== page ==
- be prepared to be quick - good rentals are often snapped up swiftly. Once you've decided, move quickly with your offer
- go through the contract ASAP - raise any issues as soon as you can, so there's time to get them resolved before you move in. Also check who's managing the property, eg the landlord or a letting agent
- have the rent and deposit ready - make sure you have enough cash set aside for the first month's rent and deposit, which is usually about six weeks' rent
Never sign a contract you aren't happy with
Once you get the tenancy contract, read it carefully before signing. It should mention how much the deposit and rent are, when the rent is due, and what it covers (eg, Council Tax, utility bills and dos and don'ts, such as whether you're allowed to smoke or sublet).
Discuss points you disagree on, or don't understand with the landlord or letting agent. If they are happy to change the contract, don't just take their word. Ensure that the document is updated, so you've got proof.
Before you sign, don't forget to double check:
- how long is the contract and are there scheduled rent increases?
- will there be a fee to check out or renew the tenancy?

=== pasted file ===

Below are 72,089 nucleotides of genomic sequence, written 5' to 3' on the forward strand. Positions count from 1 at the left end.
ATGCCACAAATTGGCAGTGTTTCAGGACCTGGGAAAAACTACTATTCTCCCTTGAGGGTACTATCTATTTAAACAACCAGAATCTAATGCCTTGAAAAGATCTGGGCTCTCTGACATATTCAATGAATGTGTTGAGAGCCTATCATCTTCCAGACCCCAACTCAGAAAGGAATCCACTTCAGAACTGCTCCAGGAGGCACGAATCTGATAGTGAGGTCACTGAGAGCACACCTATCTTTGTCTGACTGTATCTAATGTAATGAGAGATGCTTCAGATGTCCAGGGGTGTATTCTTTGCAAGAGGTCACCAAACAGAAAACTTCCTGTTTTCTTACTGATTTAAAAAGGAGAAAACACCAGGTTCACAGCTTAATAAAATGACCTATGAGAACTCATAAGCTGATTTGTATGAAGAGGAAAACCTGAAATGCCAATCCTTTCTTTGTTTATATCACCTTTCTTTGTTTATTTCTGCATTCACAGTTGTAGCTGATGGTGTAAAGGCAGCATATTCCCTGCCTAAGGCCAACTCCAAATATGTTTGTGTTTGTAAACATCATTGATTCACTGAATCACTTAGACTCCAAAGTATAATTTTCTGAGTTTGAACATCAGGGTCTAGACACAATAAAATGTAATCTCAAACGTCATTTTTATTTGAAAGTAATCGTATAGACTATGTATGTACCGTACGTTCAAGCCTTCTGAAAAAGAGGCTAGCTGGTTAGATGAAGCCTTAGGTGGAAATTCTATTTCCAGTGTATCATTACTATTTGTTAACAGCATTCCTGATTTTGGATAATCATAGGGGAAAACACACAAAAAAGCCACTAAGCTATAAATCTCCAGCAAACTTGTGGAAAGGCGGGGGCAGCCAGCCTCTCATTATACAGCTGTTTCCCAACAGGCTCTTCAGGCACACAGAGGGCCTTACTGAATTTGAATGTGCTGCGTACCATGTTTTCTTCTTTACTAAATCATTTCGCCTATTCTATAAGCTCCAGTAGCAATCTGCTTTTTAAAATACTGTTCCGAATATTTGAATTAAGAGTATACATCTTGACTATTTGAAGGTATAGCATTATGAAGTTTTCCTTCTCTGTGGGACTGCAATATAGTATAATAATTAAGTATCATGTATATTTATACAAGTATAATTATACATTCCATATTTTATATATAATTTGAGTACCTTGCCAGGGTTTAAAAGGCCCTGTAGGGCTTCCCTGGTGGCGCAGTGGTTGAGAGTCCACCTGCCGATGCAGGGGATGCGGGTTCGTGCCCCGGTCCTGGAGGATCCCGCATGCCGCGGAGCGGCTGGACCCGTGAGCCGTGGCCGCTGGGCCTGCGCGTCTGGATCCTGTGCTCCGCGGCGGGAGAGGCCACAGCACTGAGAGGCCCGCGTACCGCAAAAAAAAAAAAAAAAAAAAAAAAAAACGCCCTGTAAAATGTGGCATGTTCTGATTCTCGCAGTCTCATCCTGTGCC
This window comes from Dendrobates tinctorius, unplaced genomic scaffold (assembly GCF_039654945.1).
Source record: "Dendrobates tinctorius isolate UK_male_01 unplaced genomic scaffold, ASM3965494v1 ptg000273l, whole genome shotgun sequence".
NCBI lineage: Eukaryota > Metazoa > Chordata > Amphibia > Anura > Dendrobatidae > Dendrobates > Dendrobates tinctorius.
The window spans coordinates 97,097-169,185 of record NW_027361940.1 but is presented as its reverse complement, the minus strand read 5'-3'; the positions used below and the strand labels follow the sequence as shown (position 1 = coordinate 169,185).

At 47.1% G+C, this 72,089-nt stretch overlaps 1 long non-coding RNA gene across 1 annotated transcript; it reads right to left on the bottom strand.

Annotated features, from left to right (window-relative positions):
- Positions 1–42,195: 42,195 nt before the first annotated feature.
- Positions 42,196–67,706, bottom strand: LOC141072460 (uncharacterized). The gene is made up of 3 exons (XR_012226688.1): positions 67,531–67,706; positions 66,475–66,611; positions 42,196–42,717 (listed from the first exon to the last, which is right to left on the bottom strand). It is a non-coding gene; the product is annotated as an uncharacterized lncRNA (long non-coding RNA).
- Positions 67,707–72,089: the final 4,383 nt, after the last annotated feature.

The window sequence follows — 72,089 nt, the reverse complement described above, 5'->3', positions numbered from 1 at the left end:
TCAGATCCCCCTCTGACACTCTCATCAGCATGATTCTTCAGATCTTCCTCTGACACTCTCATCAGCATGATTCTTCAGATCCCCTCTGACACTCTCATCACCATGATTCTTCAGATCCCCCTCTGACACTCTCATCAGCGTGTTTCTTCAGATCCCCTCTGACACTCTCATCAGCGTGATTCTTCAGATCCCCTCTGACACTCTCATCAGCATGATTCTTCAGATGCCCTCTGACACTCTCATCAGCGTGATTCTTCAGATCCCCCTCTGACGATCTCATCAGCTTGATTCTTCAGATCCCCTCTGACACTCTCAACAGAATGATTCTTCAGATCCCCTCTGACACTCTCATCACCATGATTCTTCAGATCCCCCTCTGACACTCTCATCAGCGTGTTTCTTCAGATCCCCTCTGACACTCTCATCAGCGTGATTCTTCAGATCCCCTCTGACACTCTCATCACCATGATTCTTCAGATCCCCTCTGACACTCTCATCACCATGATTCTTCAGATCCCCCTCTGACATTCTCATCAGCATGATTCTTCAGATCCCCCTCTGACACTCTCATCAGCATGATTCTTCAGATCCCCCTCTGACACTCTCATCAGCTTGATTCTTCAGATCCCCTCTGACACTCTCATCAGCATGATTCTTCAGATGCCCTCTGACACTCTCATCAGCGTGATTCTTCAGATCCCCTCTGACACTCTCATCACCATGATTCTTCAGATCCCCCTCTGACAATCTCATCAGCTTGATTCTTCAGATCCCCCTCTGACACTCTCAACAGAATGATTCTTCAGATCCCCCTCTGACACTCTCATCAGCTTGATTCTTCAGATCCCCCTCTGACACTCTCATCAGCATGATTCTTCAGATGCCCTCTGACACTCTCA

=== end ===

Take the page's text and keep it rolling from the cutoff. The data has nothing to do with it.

- what is the Council Tax band for the property and how much is it each month?
- are electrical, and gas installation reports and the property's Energy Performance Certificate available? (landlords have to show these by law)
- is the deposit in a deposit protection scheme, and, if so, which one?
- will there be an inventory check? How much will it cost?
Also consider legal issues:
- what kind of occupancy status do you have, eg a tenancy or an excluded licence
- if the property is a House in Multiple Occupation (HMO), is it licensed?
- ensure that the whoever manages the property is mentioned as such in the contract along with their name, address and contact information
- is a parking space included, or is a parking permit needed?
- is maintenance of communal areas expected, eg the garden?